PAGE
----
The Brigade on Tooley Street

Founder Simon Boyle with a group of apprentices

Many of you may have heard of HONY - or ‘Humans of New York. Because what started out as a personal photographic project by 29-year old Brandon Stanton quickly escalated to an enormous street portraiture blog with over 1 million followers all round the world.

A few years back, founder Stanton was trading bonds on the Chicago Board of Trade. He says that “it went really well for a while. But then it went really bad. Whoops.” Like many, many people his life shot down an unexpected track, and he lost his job. So Stanton moved to New York without an exact plan, but with a love of taking photographs.

Each day he woke up, and stalked the streets of New York, taking beautiful, beautiful portraits of strangers. His original task was to plot photographs of 10,000 New Yorkers on a city map, but the blog quickly turned into something else. And now he posts a few photographs on Facebook every day, accompanied with a very observant caption - anything from a couple of words to a few sentences - that provide an (often unexpected, and very humbling) insight into the stranger in the photograph.

I am a keen follower of HONY. I love the photography. I love to speculate over the - often decontextualised - snapshot in time. And I love the interest and beauty that Stanton finds in things so many others walk past on a daily basis without batting an eyelid.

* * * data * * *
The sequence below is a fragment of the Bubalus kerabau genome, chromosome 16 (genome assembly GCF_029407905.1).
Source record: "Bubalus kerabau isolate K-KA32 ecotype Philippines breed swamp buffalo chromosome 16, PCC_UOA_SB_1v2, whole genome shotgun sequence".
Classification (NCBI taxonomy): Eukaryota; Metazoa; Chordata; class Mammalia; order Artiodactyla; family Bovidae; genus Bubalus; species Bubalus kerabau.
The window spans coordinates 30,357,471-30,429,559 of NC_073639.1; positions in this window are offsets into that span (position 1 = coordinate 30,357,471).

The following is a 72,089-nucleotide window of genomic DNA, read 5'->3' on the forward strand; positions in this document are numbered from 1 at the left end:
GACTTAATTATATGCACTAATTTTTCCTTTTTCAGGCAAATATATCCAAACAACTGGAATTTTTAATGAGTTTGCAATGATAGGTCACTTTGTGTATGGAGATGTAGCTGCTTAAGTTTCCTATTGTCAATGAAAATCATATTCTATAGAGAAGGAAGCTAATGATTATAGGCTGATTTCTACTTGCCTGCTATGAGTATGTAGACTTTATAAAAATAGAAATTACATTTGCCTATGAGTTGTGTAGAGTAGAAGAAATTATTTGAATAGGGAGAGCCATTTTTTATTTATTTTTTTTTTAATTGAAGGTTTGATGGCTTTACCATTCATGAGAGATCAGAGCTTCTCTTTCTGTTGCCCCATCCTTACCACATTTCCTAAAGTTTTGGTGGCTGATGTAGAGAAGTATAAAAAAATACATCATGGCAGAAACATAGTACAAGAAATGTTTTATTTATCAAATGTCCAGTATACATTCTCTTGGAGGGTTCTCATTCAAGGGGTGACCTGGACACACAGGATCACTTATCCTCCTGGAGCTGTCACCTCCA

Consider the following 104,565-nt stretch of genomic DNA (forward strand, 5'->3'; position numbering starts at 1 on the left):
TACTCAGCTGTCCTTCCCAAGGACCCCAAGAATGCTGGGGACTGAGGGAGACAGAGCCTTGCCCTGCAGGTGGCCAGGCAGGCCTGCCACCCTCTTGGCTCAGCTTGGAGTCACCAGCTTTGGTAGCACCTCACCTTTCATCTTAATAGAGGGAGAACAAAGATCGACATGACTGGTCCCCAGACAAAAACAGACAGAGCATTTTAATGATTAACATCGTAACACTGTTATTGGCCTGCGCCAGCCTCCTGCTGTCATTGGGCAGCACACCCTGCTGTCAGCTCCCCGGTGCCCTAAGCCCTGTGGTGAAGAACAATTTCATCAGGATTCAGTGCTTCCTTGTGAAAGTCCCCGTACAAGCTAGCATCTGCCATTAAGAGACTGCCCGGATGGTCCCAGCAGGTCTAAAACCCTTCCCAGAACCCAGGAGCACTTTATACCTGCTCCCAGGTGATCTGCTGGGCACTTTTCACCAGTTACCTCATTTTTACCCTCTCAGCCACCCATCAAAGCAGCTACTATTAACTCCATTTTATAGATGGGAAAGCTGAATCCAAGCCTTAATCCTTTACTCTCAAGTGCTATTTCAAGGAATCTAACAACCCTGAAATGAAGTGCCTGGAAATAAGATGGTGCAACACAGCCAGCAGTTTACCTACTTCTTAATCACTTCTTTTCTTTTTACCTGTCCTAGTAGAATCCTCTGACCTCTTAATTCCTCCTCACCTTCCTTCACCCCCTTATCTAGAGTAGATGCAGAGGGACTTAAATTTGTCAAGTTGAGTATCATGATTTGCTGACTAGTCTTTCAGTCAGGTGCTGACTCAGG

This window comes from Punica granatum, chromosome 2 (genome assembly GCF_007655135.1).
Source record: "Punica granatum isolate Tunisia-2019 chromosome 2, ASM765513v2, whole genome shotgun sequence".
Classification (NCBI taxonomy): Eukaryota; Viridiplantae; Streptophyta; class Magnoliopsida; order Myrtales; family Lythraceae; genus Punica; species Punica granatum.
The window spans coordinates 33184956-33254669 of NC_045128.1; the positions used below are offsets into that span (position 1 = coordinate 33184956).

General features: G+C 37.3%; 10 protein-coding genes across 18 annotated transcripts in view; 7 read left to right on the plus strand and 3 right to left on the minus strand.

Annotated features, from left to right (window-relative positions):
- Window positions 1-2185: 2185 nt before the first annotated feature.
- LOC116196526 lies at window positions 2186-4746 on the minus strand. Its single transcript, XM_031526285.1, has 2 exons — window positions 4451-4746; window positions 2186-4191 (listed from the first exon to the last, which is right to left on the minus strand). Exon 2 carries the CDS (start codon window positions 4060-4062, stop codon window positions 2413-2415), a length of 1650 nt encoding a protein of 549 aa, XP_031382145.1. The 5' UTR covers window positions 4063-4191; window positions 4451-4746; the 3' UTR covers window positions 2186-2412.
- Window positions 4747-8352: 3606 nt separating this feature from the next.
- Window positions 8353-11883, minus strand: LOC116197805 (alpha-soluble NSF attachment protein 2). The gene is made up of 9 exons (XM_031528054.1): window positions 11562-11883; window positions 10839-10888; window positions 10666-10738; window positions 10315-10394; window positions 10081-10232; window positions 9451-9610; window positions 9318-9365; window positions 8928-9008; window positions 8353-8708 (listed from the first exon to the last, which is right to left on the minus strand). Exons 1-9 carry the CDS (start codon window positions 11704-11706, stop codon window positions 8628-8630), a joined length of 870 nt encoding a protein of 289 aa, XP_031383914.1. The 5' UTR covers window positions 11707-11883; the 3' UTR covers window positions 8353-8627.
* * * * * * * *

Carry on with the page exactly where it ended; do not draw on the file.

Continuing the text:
There is one photograph that Stanton posted on Sunday 16 June. The image is of a middle-aged man perched atop of some city steps, texting. “I’ve got a problem with procrastination” he says in the caption. You read on, and learn that he’s got an opportunity to write for a music magazine, but he’s blowing it. Unusually, Stanton puts his own voice into the caption: “Can I give you a piece of advice?” he asks the stranger on the steps. “Sure” he says. “Instead of focusing on the million things you need to do to be successful, focus on two or three things you can do to move forward each day. The quickest way out of a paralysis is a simple daily routine.”

The advice really struck a chord. It was a timely post. Because, like Stanton, and like the man in the photograph, my life recently shot down an unexpected route, as I left a full-time, nine-to-five, and started freelancing - cooking and writing. A potentially chaotic move. But I think that Stanton hit the nail on the head with his advice. A “simple daily routine” is key. Getting up in the morning - walking, swimming, no TV, just Radio 3. Writing. Routine.

As part of my freelancing, I’ve been working in a restaurant kitchen. And the “simple daily routine” hit home more than ever. If you’re blowing in the wind, a restaurant kitchen is a wonderful place to wind up. There’s the strictness of start times, the feeling of belonging that comes from being a cog in part of a team, a sense of purpose throughout the day, and a sense of achievement at the end. It’s not brain surgery - a lot of the work is repetitive - but there’s something calming and focusing about podding several kilograms of broad beans. A great “way out of paralysis”.

Many people might be familiar with Jamie Oliver’s Fifteen. Launching in 2002, the charity now runs two branches of the social enterprise - one in London and another in Cornwall. They are thriving. The concept is simple - each year, fifteen young adults from a disadvantaged background, often ranging from a criminal record to a history of drug abuse, complete an apprenticeship in the working-restaurants, and are provided with the vocational skills needed to launch themselves into the restaurant industry.